Yes, I do like to go sailing. That's my dad's boat to the left. It's a small little boat, but it sure is fun to sail on a big lake. I could not help but to segway this into a discussion of the Holy Spirit however.
My spiritual director at Kenrick is a real sailor. He once told me a story that when he was younger, he and some friends sailed from California to ... I don't know where ... oh yea, Florida. He accidentally ran into Cuba because his navigator had mutineed on him somewhere off the coast of Mexico. Yeah, a bit crazy of a story, but it serves a good point too. My spiritual director is also really focused on the role of the Holy Spirit in our spiritual lives. So, here is the bulletin insert I wrote for Pentecost Sunday that includes my favorite analogy from John of St. Thomas in regards to the Gifts of the Holy Spirit:
Bulletin for Pentecost Sunday
Do you want to be a row boat or a massive powerful sailing ship going across the seven seas? That is the question, oddly enough, which we need to ask ourselves when we consider the work of the Holy Spirit in our lives.
About 10 days ago, Bishop Jackels quizzed our Confirmation students on what were the seven Gifts of the Holy Spirit. Think about it … they are Wisdom, Understanding, Knowledge, Counsel, Piety, Fortitude, and Fear of the Lord. The list comes from the book of Isaiah 11:2-3 and is an essential aspect of living the Christian life.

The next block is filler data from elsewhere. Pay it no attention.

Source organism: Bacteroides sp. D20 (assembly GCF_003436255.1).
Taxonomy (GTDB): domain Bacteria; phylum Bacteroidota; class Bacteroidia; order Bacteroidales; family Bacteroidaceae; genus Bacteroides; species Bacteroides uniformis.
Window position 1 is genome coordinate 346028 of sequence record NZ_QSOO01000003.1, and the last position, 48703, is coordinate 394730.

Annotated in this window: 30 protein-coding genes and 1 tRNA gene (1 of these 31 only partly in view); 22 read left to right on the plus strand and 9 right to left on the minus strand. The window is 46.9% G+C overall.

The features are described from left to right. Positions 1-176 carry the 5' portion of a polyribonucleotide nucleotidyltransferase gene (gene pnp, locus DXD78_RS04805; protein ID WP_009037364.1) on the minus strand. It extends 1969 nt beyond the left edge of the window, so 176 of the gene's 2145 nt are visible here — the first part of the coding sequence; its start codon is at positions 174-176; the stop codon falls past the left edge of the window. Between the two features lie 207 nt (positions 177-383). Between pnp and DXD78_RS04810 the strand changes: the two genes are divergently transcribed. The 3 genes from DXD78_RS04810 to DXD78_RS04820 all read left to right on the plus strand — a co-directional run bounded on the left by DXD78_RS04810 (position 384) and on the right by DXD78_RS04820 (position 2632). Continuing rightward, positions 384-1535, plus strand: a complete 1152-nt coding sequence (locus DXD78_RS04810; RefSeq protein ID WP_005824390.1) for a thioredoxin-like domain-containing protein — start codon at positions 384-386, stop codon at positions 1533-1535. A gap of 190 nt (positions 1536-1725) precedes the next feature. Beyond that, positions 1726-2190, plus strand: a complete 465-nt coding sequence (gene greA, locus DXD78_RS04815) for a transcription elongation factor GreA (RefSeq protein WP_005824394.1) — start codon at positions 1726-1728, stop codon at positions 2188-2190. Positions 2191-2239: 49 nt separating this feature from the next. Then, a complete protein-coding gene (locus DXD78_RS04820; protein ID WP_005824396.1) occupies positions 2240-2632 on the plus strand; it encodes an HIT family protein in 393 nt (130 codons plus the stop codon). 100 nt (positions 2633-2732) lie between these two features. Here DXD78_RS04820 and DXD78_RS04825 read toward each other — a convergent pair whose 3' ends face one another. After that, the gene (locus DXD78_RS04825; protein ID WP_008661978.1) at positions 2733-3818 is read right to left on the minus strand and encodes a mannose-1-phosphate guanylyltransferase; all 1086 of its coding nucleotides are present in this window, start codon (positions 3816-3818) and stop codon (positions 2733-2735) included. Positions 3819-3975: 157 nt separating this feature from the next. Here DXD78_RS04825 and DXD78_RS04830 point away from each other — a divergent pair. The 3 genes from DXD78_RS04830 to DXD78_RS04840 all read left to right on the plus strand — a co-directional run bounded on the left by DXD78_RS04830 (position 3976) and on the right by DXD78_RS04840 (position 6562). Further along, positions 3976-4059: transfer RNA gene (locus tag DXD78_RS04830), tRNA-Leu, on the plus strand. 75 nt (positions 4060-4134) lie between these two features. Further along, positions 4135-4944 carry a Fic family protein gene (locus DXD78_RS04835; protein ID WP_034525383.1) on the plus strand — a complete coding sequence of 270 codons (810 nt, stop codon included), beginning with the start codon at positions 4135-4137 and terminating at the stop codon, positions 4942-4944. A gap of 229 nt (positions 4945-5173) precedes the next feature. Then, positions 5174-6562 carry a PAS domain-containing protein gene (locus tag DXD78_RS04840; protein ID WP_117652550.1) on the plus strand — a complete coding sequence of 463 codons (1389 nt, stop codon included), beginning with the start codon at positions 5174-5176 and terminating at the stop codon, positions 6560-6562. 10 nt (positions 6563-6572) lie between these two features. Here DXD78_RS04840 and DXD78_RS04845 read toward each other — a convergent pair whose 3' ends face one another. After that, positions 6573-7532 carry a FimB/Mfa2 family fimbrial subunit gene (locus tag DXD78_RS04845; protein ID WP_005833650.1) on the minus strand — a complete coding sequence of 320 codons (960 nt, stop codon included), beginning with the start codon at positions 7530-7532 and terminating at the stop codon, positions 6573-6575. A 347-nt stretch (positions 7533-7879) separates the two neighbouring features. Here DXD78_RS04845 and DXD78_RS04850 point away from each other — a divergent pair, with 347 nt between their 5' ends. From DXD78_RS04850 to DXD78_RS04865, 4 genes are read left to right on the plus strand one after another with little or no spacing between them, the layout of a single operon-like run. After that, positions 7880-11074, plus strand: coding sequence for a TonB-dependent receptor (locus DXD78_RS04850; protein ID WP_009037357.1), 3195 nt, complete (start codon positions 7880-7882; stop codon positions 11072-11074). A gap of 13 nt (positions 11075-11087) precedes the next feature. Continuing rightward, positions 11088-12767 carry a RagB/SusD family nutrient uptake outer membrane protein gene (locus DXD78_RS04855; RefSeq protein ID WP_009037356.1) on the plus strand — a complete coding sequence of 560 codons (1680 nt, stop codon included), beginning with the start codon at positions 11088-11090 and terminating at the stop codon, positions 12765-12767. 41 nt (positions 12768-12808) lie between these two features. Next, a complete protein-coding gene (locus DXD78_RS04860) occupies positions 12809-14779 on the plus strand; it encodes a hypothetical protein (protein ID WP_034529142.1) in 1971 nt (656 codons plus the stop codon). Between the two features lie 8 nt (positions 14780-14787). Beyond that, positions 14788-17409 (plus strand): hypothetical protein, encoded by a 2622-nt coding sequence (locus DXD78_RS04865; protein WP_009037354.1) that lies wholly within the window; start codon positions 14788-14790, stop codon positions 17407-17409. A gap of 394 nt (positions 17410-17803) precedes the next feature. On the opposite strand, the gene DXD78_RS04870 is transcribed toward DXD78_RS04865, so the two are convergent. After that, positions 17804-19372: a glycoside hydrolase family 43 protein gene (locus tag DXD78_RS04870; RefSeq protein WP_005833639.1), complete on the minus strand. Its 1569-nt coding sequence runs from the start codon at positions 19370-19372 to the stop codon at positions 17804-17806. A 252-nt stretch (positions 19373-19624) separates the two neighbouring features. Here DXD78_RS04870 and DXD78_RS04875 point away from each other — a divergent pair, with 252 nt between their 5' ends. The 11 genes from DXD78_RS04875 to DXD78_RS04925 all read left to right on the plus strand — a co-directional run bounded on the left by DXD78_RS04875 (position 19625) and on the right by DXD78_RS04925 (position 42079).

The best analogy I have ever heard for how the Gifts work is that of boats. The virtues of Faith, Hope, and Charity enhance our own faculties, or own nature so we can know, seek and love God as the Trinity. If you are operating only with Faith, Hope, and Charity, you are like a row boat trying to get through a vast ocean one stroke at a time.
As you begin to grow in the Gifts of the Holy Spirit, on the other hand, you eventually unfurl sails so as to respond to the promptings of the Holy Spirit which is like the wind that powers the ship.
One of the best living illustrations of someone who has large “sails” is the martyr, such as St. Maximilen Kolbe who gave his life for another man in a concentration camp in World War II. To give of your own life for Jesus Christ is not a natural or innate response in us. The Holy Spirit, on the other hand, sometimes calls people to make radical decisions that give an incredible witness to the power of the love of Jesus Christ in our day.
Let us continue to pray after Pentecost to have an increase of the Gifts of the Holy Spirit in our lives so we can be witnesses of the love of Jesus Christ to everyone we meet.